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Brent S

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Seeing the devastation in SC has really made me think. There are tens of thousands with no power or water right now. Prepping for a flood up to your roof line would be almost impossible. Lots of people there didn't even live in a flood zone. So far eleven dams have failed, with several being watched still. My heart goes out for them. I am going to get some sort of heavy, sealable bags to store some of my preps in shortly. Even thought my house is high, I hadn't considered any dams failing. We do have loads of resevours here in the mountains, built back during the depression. Even if your just bugging out, having weather proof gear for your bug out bag would help protect the stuff in it.
 

jimLE

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this got me to thinking about damns in my area.im still searching.but yet,i still havent found one that'd pose a problem,much less a threat if it should give way...
 

Gazrok

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I pretty much have anything that would be damaged by water, in a ziploc bag in my pack, or some other waterproof container. Simply because there's a good chance I'll have to swim from support to support under the bridge for about 6 miles. (though toying with the idea of putting a small inflatable ring in the pack, that could be used to float it).... I also have spare ziploc bags in there, for anything I didn't think of.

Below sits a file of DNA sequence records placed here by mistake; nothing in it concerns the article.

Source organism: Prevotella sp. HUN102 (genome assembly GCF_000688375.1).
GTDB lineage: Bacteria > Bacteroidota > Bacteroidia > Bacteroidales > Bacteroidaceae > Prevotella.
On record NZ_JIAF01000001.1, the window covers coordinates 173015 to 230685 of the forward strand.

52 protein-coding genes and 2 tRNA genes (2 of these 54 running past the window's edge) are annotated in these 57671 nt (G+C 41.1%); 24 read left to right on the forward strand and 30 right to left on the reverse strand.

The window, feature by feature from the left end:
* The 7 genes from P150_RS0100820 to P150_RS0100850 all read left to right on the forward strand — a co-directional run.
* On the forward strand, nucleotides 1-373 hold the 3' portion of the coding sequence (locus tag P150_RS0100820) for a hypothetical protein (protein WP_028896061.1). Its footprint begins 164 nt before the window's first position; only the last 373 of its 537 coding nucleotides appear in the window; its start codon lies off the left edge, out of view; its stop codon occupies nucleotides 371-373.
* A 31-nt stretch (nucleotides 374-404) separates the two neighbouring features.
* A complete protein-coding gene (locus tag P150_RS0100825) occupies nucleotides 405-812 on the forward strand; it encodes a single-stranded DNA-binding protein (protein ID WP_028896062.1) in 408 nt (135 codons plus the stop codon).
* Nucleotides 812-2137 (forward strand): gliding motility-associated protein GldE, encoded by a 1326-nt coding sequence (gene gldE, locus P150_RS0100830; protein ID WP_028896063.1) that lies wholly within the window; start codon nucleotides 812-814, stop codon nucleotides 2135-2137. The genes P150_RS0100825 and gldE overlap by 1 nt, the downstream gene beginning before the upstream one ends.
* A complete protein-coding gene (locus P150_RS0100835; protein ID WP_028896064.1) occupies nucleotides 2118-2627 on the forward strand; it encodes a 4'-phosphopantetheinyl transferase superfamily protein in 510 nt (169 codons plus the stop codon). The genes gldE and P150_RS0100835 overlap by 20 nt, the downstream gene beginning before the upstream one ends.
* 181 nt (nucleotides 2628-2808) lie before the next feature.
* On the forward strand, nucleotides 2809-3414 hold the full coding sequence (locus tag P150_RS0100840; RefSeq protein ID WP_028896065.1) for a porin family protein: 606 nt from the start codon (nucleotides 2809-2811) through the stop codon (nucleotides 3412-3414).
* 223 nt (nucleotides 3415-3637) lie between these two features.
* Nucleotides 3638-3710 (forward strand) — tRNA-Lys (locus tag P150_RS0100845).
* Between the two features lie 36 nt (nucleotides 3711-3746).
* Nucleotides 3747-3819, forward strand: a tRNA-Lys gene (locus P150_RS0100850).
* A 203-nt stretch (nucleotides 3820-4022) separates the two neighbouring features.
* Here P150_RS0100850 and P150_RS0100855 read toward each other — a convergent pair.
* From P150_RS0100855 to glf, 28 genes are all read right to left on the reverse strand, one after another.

We do have enough sandbags to put in front of any exterior doors, but that's it so far. I actually want to get a lot more to have on standby though. We're in a pretty high and dry area, though we have had water threaten the shop door if we get really bad rain for a LONG time like during a tropical system moving through.
 

Arcticdude

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My soon to be built house is high enough up in the mountains that flooding wont be an issue. However, there several streams, most of which are dry for most of the year and in culverts or have bridges that could wash out in a wet year. Also there are a few places on my driveway that have dry creek beds to cross that could pose a problem during heavy rain or rapidly melting snow. We normally keep a several day supply of food and other items in our vehicles winter bag.
 

Brent S

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I pretty much have anything that would be damaged by water, in a ziploc bag in my pack, or some other waterproof container. Simply because there's a good chance I'll have to swim from support to support under the bridge for about 6 miles. (though toying with the idea of putting a small inflatable ring in the pack, that could be used to float it).... I also have spare ziploc bags in there, for anything I didn't think of.

We do have enough sandbags to put in front of any exterior doors, but that's it so far. I actually want to get a lot more to have on standby though. We're in a pretty high and dry area, though we have had water threaten the shop door if we get really bad rain for a LONG time like during a tropical system moving through.